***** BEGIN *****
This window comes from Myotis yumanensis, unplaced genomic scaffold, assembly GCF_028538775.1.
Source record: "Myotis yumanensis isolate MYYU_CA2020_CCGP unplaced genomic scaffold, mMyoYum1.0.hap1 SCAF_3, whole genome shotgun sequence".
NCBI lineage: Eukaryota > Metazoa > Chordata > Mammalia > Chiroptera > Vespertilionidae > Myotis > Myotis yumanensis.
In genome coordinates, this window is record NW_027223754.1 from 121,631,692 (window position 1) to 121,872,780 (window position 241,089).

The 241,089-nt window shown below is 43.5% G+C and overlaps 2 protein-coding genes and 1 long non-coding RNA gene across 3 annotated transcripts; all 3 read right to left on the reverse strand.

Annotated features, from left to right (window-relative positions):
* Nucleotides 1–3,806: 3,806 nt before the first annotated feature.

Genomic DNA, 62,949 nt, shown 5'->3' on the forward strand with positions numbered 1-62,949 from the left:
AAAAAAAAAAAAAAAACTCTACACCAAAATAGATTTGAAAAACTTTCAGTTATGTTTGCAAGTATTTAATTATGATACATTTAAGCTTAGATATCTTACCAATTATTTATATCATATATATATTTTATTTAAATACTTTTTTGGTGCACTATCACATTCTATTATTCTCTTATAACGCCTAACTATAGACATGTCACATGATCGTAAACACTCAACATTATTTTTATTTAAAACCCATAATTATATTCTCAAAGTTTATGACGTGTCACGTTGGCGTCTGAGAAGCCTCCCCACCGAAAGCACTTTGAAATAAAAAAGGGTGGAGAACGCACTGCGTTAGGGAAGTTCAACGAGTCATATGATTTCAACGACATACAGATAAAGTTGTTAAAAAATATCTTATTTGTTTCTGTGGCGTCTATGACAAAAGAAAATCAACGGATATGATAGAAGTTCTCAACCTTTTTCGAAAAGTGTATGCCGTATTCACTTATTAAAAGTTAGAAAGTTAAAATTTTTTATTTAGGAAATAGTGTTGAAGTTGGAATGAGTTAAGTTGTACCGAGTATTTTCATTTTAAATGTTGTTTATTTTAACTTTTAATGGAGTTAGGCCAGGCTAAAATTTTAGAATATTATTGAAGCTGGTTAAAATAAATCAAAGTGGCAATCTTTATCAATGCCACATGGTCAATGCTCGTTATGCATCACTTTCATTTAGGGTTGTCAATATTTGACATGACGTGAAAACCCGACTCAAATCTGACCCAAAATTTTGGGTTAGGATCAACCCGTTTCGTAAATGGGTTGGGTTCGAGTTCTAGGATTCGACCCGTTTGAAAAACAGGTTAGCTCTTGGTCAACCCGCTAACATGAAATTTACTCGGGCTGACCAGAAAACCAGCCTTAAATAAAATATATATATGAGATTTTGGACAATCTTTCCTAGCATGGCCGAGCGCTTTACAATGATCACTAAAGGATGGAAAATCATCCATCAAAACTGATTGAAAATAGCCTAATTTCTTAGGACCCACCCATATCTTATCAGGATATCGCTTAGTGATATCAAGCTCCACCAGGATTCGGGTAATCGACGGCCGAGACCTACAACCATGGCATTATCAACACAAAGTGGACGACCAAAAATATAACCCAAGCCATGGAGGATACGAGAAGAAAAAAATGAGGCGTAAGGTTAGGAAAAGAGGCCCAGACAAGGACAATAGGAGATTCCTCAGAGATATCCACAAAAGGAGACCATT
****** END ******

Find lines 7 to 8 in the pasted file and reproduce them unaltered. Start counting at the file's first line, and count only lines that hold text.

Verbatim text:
* Nucleotides 1–3,806: 3,806 nt before the first annotated feature.

Genomic DNA, 62,949 nt, shown 5'->3' on the forward strand with positions numbered 1-62,949 from the left: